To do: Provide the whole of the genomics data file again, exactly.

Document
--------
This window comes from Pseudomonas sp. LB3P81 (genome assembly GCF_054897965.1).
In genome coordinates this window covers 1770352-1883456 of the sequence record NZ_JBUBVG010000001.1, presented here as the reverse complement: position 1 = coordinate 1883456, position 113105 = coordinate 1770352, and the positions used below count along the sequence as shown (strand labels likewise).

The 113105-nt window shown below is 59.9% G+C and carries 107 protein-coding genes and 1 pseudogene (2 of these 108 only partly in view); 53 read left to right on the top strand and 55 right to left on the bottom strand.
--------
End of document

This window comes from Pseudomonas sp. LB3P81 (genome assembly GCF_054897965.1).
In genome coordinates this window covers 1770352-1883456 of the sequence record NZ_JBUBVG010000001.1, presented here as the reverse complement: position 1 = coordinate 1883456, position 113105 = coordinate 1770352, and the positions used below count along the sequence as shown (strand labels likewise).

The 113105-nt window shown below is 59.9% G+C and carries 107 protein-coding genes and 1 pseudogene (2 of these 108 only partly in view); 53 read left to right on the top strand and 55 right to left on the bottom strand.